16. J. Rebull, 'On Dual Power',…
17. Victor Alba and Stephen Schwartz, Spanish Marxism Versus Soviet Communism, p.140.
18. Mieczyslaw Bortenstein (M Casanova), 'Spain Betrayed: How the Popular Front Opened the Gates to Franco' in Al Richardson, The Spanish Civil War, p.100.
19. Nicola di Bartolomeo, 'The Activity of the Bolshevik-Leninists in Spain and its Lessons', in Al Richardson, The Spanish Civil War, p.225.
20. Domenico Sedran, 'Carlini in Spain: An Italian Trotskyist in the Spanish Civil War' in Al Richardson, The Spanish Civil War, p.253.
21. S. Mangan, 'Spanish Militants Described Their Escape from Barcelona,' in A. Richardson (ed.), The Spanish Civil War, p.307.
22. Victor Alba and Stephen Schwartz, Spanish Marxism Versus Soviet Communism, p.173.
23. Felix Morrow, Revolution and Counter-Revolution in Spain, p.144.
24. Jesús Hernández, 'How the NKVF Framed the POUM',
25. 'The murder of Andrés Nin by agents of the GPU, August 9, 1937', in Leon Trotsky, The Spanish Revolution (1931-1939), p.309-10.
26. David Cotterill (ed), The Serge-Trotsky Papers.

Selected Reading

• Victor Alba and Stephen Schwartz, Spanish Marxism Versus Soviet Communism: A History of the P.O.U.M. in The Spanish Civil War (Transaction Publishers).
• David Cotterill (ed.), The Serge-Trotsky Papers (Pluto Press).
• Paul Heywood, Marxism and the Failure of Organised Socialism in Spain, 1879-1936 (Cambridge University Press).
• Felix Morrow, Revolution and Counter-Revolution in Spain (Pathfinder Press).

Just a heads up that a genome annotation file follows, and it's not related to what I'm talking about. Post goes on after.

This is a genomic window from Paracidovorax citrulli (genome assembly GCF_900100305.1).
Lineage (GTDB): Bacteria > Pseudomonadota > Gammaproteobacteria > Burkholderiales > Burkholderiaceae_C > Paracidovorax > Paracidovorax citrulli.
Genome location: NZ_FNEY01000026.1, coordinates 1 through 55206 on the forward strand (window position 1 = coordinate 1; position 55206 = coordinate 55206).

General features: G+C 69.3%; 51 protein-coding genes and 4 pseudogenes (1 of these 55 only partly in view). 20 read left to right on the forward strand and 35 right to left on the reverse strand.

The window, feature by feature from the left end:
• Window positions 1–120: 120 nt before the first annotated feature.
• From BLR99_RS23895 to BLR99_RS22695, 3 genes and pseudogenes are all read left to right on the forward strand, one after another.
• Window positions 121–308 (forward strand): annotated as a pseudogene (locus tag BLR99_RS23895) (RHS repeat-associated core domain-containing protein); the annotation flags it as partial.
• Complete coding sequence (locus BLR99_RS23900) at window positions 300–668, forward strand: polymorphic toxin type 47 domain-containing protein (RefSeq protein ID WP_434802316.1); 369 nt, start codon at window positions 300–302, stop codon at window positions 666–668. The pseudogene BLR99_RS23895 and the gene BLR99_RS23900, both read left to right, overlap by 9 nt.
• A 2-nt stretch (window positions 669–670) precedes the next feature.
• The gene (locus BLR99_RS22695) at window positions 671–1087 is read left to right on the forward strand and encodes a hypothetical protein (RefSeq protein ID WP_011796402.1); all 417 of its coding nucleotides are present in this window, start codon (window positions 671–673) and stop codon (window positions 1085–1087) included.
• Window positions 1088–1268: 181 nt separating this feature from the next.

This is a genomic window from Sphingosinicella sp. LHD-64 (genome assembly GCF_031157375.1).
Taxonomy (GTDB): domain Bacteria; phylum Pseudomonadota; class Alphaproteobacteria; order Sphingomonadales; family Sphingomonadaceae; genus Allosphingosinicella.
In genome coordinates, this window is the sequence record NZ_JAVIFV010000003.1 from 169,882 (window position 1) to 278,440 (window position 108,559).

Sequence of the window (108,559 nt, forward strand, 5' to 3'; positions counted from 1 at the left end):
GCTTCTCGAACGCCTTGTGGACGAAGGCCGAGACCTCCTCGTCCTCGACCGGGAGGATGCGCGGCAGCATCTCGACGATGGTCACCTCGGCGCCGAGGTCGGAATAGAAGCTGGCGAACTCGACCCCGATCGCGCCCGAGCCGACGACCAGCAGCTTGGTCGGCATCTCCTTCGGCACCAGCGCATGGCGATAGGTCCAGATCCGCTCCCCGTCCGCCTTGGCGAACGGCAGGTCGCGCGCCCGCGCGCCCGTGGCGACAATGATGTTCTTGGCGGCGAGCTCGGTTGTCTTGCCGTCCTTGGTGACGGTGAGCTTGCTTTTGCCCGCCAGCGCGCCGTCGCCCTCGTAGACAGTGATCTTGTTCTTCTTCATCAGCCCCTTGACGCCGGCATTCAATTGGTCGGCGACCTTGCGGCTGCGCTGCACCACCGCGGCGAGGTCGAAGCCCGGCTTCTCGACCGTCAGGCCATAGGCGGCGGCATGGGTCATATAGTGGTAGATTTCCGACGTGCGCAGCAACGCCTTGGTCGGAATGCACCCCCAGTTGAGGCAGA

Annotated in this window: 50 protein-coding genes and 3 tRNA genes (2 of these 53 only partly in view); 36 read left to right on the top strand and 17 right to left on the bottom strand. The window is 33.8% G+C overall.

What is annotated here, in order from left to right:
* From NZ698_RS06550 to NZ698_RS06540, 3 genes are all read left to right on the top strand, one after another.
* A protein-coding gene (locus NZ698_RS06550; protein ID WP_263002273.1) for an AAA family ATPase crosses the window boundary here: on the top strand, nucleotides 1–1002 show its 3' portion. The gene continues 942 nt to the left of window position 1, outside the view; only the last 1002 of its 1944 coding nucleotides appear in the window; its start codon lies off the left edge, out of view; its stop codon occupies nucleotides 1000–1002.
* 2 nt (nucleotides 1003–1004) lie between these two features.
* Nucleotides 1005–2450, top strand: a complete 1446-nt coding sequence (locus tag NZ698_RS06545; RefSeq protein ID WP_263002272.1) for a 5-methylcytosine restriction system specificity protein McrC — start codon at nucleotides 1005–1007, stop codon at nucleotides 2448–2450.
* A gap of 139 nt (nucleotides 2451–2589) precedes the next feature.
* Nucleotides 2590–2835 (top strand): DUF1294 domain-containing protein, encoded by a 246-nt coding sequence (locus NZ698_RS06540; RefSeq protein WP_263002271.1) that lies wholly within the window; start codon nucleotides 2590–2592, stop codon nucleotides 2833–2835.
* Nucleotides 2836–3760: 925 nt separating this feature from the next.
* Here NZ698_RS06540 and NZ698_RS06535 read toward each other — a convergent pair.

• Al Richardson (ed.), The Spanish Civil War: The View From the Left (Merlin Press).
• Leon Trotsky, The Spanish Revolution (1931-1939) (Pathfinder Press).


Submitted by guenter on Tue, 10/04/2012 - 13:09

This great and necessary article does, i think, correctly sum up anything about spain.
iam only not sure about a little sidenote on germany, where -as usual in all left publications- only the stalinists get blamed for having hindered the antifascist unity against hitler with their theory of social-fascism. my point is, that the SPD itself same as much wasnt interested in that antifascist unity, and i wonder, if they really had, if they had not been attacked as socialfascists.
in 1914 they agreed with the first imperialist worldwar, in 1929 they did forbid the traditional 1st of may demonstration with 33 workers shot to death by police and many injured, and in 1932 the socialdemocrats voted the rightwing militarist hindenburg as president, who made hitler the chancelor. and any leftwinger did know, as the CP spoke out: "who votes for hindenburg, does vote for hitler. and this means war". the trotskytes should not always forget, to blame the SPD same as much. only their behaviour made it possible 4 the CP, to distribute this "theory" of socialfascists among their members.